Crown of Thorns


The following passage is an excerpt taken from a letter David Maslanka sent to Dr. Richard Gipson dated August 23rd, 1991.  In his letter Maslanka provides a wealth of information regarding Crown of Thorns:

The title "Crown of Thorns" has been with me for many years-in fact since shortly after [Richard Gipson] asked me to write a piece and I began thinking on it.  The idea came first from a flowering plant called "Crown of Thorns".  It is a thorny desert plant that can grow long snaking branches.  It has beautiful red flowers and dark green small leaves.  I saw it first at the NY Botanical Gardens, and then we had a nice one at home.  The way the branches spread and intertwined suggested a musical structure to me. 

The other obvious reference is to Christ, the making of the Crown of Thorns being apart of his absolute degradation before his death. 

Well, the music is neither a mockery nor does it share in the spirit of lament at the death of Christ.  I have come to perceive Christ as a figure of world life and continuous growth- the rampant and ever renewing life of the earth, and ongoing spiritual revolution.  The Crucifixion and the Crown of Thorns are symbols of the loving sacrifice and service that make new life possible.  These are symbols of transition. 

In my own imagining as I wrote this piece I saw Christ removing the crown of thorns and flinging it like a Frisbee!  An act of great joy and liberation. 

Another complementary element enters in with the vision description on page two of the score:

a darkening sky

seven stars are visible

the seven starred halo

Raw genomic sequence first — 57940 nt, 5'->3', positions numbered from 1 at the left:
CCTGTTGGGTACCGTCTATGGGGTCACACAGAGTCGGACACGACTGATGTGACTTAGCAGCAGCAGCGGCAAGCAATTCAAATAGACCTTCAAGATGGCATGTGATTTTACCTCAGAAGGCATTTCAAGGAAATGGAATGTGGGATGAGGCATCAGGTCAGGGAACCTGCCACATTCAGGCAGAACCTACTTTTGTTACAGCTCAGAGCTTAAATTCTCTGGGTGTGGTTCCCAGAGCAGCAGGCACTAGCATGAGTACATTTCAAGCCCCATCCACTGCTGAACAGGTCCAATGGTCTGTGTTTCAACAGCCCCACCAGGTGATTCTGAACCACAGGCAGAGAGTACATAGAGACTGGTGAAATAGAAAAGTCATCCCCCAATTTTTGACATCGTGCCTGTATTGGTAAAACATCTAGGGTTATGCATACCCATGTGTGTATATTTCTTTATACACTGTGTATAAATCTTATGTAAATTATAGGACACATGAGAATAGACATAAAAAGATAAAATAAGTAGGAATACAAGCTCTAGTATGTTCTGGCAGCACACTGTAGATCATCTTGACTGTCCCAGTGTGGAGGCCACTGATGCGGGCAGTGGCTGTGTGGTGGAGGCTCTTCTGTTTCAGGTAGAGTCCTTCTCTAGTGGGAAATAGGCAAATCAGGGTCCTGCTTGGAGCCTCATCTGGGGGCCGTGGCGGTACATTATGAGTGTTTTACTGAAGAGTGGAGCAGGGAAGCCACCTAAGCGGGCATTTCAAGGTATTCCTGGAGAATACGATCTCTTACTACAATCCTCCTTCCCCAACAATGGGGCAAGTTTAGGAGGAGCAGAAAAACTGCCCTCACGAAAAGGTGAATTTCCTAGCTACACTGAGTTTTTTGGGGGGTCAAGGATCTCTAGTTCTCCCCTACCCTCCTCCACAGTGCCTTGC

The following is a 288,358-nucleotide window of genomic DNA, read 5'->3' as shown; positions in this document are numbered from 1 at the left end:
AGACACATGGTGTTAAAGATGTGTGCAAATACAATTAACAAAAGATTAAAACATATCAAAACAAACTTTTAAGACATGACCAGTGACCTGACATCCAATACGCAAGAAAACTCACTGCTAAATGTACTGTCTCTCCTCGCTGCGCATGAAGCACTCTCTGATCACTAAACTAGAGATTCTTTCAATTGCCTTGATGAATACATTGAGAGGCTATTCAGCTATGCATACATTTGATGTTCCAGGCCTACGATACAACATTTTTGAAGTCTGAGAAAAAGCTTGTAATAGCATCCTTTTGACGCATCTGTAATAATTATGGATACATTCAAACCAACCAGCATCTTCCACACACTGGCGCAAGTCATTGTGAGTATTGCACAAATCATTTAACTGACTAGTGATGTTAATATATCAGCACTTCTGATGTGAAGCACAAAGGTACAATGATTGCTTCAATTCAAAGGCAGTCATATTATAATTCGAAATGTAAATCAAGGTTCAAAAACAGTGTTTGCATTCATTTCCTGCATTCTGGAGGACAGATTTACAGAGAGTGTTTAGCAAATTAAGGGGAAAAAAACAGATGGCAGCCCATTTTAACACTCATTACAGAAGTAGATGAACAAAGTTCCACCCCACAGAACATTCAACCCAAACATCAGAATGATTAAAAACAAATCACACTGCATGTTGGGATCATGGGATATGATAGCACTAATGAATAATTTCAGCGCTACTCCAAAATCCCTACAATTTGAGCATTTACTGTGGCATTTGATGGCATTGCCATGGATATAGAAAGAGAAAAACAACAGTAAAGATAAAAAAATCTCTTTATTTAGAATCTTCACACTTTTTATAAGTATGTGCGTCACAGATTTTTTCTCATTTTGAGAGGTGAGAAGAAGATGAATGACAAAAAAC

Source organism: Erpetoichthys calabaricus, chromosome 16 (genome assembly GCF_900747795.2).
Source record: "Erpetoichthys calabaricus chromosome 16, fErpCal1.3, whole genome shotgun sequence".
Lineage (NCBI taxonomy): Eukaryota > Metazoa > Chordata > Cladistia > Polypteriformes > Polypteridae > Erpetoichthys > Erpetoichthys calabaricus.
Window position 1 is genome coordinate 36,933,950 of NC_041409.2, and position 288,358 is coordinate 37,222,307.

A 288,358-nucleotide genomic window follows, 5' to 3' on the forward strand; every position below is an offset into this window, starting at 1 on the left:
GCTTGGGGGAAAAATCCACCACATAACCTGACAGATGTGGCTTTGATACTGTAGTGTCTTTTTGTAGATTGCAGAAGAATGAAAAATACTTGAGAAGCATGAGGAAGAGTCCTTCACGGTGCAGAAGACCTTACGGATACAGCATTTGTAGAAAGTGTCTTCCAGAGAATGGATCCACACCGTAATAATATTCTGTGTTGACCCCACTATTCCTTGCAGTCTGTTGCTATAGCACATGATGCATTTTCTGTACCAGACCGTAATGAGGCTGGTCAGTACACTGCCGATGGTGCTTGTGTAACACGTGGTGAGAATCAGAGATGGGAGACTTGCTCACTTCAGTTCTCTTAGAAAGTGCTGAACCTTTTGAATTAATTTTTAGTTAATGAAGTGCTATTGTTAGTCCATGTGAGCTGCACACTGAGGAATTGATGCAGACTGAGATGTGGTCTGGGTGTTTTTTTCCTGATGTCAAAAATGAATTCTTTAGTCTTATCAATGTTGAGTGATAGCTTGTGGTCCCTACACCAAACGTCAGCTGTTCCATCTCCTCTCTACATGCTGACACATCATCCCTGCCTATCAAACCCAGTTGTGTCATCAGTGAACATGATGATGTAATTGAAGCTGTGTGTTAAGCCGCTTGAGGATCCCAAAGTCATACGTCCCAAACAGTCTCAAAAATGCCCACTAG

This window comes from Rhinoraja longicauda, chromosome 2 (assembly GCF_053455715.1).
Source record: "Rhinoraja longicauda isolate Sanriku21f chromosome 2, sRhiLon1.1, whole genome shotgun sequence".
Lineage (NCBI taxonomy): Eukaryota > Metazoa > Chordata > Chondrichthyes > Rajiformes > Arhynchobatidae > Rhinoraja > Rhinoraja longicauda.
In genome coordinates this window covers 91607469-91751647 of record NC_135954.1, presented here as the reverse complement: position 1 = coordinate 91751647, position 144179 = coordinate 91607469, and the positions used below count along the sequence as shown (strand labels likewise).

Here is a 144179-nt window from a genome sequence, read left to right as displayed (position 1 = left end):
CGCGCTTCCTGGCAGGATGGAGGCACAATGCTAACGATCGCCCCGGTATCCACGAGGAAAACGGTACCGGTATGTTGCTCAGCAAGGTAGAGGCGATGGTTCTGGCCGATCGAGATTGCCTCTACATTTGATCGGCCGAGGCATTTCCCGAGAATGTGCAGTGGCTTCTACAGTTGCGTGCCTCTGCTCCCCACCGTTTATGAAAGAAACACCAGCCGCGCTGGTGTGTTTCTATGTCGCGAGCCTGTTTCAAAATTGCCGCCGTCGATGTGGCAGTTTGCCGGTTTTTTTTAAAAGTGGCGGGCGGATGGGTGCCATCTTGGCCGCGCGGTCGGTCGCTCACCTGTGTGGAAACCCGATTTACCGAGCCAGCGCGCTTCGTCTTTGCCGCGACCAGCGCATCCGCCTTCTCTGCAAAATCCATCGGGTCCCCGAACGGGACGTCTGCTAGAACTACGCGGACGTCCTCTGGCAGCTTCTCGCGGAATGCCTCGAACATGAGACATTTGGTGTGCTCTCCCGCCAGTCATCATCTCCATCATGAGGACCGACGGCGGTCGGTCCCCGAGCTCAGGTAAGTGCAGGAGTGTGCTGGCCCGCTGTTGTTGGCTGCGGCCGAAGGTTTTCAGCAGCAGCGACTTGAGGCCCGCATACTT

the golden light

the hands of blessing

This is an image that came to me as I sat in the Philadelphia airport following the PASIC convention.  The halo now seems to me an analogue for the crown of thorns:  its spiritual equivalent.  The golden light and the hands of blessing are symbols of the renewing power of life.

The foregoing is a rather terse condensation of thoughts and perceptions arising out of these very powerful symbols.  This thinking is the spiritual backdrop of the music and I offer it simply as a starting point for your own thinking on the music. 

The music has a moody and misty introduction and coda, but is for the most part bright, exuberant, energetic.  It is a fantasia of sorts (which says precious little) with elements of sonata form as its basis- I have been partial to sonata form in the past because it has offered me a flexible framework for the evolution of melody.  My thematic elements in this piece evolve from one another and are not [highly] contrasted.  The piece is sectional but with strong elements of continuity. 

I'll give you a brief structural analysis:

intro= motives, thematic elements

m. 47= first bold thematic statement

m. 65= 2nd "theme" - an evolution of the first.

m. 87= 3rd "theme" - an evolution of the second

m. 107= concluding area of "exposition"

m. 144= soft interlude-variation of theme 1.

m. 163 start of "development"

m. 211 "recap" of sorts- the biggest, broadest statement of that theme.

m. 248- reference to slow intro.

m. 257- reference to m. 87 (3rd theme element) recap of all this material

m. 308 to end - coda

Tempo structure is critical and must be laid out with great care.  The driving quality, forceful accents, especially consistency of accents in repeated passages, are very important- there is a very strong "Romantic quality"-i.e. an emotional fullness which must be allowed to blossom. 

After nine years [from the original commission date] it took two weeks to write this piece (and 3 to score it) -the moment had to be right for this music to come out.